Not having seen the movie, I don't know the circumstances of the other songs' use in it. Maybe the other songs were used just as background music instead of objects of commentary as in the case of "Imagine," and it is appropriate to require authorization for songs used just for background music. If the use of a borrowed work may be considered fair use, then getting authorization to borrow from that work should be considered a courtesy rather than a requirement. IMO the other songs are irrelevant.
About 20 to 30 seconds of the song are played in the movie.
The reports I seen said that only 10 words and only about 15 seconds of the song were played in the movie.
Weber acknowledged that there are instances when portions of songs protected by copyrights can be used without the copyright owner's permission, a legal right known as "fair use."
But, she said, "fair use is not about destroying the other person's market. It's about carving very, very limited exceptions to a copyright proprietor's monopoly."
"Destroying the other person's market"? How so? There is no risk of "market substitution" here, i.e., where sales of the movie could replace sales of the song. Also, as I noted above, damage to reputation is not considered grounds for denying fair use. IMO the only valid claim that the plaintiffs might have is the weak claim of denial of payment for use of the song (the claim is weak because this use appears to be fair use), but the plaintiffs are not demanding payment.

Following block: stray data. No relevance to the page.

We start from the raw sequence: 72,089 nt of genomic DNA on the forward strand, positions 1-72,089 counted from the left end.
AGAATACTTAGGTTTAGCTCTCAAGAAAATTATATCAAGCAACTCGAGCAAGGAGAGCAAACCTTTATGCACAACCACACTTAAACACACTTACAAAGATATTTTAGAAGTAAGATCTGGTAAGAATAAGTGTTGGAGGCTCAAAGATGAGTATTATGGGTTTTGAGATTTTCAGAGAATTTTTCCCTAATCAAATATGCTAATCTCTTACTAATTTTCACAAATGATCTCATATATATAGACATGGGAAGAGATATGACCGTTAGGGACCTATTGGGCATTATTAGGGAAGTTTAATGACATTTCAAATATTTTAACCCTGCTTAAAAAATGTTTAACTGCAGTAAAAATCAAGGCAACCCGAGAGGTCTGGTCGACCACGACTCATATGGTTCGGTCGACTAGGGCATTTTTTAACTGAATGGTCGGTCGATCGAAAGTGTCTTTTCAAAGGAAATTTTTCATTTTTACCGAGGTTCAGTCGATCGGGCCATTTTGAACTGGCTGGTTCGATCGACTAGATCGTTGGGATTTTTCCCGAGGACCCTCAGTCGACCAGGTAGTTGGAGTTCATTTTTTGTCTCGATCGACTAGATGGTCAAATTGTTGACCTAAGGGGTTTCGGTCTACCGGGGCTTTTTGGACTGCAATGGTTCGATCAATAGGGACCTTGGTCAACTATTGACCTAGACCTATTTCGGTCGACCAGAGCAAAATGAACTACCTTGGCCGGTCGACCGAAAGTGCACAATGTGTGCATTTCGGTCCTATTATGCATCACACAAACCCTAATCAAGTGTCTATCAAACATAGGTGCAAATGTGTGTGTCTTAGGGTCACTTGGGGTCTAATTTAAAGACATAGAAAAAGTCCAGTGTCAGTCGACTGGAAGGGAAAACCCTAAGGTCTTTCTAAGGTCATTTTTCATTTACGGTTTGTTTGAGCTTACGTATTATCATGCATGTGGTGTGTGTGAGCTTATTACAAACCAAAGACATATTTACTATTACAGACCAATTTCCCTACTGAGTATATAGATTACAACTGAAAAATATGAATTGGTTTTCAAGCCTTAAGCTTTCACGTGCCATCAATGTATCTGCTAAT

There are other considerations:
(1) The argument that the movie could just recite or display the words of the song instead of playing the song is not valid because the plaintiffs are demanding complete removal of the song from the movie. Anyway, as I said, playing the song is appropriate for the medium, film.
(2) The song is arguably not copyrightable because it asks us to "imagine no possessions."
(3) The name of the song "Imagine" is at the center of the Strawberry Fields Memorial in Central Park's 2½-acre Strawberry Fields section, which is on land donated by the city. The advertising value that Yoko Ono gets from this section is probably greater than her donation of $1 million for landscaping the section, and she should give something back by allowing a few seconds of fair use of a song in a movie.
Items #2 and #3 above fall in the category of "the nature of the copyrighted work," 17 USC §107(2).
Labels: Yoko Ono lawsuit (new #1)